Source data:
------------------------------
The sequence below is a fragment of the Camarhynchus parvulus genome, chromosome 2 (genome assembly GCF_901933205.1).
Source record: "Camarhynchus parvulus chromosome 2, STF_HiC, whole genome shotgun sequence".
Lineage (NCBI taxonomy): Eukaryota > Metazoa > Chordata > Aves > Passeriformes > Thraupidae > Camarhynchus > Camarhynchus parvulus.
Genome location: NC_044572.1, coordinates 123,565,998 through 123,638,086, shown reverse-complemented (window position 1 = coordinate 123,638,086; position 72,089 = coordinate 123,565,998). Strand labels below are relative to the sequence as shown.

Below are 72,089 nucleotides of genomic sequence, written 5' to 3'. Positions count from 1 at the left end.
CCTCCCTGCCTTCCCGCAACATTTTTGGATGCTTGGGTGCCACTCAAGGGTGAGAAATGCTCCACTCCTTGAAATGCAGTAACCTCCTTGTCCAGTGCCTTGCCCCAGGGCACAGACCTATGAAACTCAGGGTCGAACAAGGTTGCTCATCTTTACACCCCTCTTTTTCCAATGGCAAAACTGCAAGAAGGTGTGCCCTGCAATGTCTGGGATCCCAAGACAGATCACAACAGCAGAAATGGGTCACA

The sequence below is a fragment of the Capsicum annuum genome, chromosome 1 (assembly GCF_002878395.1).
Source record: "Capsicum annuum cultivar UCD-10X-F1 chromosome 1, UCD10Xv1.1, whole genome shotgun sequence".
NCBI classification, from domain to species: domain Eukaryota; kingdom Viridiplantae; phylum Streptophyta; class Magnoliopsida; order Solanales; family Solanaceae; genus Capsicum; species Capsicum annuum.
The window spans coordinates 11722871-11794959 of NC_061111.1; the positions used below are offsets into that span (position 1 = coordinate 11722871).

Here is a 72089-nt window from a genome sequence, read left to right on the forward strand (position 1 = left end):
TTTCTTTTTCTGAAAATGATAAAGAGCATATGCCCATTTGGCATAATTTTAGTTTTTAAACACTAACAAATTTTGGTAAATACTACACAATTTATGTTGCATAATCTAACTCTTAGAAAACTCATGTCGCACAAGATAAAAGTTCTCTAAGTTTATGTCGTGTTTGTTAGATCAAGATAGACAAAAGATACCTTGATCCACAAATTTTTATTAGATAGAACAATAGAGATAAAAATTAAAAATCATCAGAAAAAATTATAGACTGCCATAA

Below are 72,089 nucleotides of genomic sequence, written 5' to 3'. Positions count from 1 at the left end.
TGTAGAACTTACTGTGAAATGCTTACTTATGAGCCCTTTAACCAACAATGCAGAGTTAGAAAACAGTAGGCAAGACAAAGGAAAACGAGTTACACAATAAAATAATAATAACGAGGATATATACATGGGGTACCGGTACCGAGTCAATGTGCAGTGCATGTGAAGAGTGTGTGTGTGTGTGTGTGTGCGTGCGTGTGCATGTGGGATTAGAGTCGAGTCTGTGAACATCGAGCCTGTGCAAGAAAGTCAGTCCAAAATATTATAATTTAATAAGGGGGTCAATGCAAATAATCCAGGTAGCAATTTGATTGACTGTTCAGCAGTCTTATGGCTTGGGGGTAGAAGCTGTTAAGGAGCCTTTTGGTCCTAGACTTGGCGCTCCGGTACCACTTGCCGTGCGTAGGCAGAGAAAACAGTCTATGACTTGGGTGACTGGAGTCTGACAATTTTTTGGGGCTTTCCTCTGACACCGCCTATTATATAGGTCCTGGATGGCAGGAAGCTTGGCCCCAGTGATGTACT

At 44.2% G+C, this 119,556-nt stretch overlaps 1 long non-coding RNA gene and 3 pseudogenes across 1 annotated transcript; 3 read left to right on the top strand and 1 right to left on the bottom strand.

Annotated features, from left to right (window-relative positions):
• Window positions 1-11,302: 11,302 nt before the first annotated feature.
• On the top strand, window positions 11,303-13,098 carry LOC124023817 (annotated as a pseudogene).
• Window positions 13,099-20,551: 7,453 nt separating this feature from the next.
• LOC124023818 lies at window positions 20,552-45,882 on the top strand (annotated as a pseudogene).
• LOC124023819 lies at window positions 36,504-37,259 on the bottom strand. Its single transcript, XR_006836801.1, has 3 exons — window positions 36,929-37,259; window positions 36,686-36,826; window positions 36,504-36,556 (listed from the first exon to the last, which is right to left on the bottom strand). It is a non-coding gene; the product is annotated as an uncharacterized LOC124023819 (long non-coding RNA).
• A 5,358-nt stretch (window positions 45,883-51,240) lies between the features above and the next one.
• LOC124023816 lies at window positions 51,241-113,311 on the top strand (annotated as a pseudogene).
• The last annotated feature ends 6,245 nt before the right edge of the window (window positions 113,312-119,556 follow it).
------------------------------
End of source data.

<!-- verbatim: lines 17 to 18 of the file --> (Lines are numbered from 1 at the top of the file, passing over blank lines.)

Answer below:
• Window positions 1-11,302: 11,302 nt before the first annotated feature.
• On the top strand, window positions 11,303-13,098 carry LOC124023817 (annotated as a pseudogene).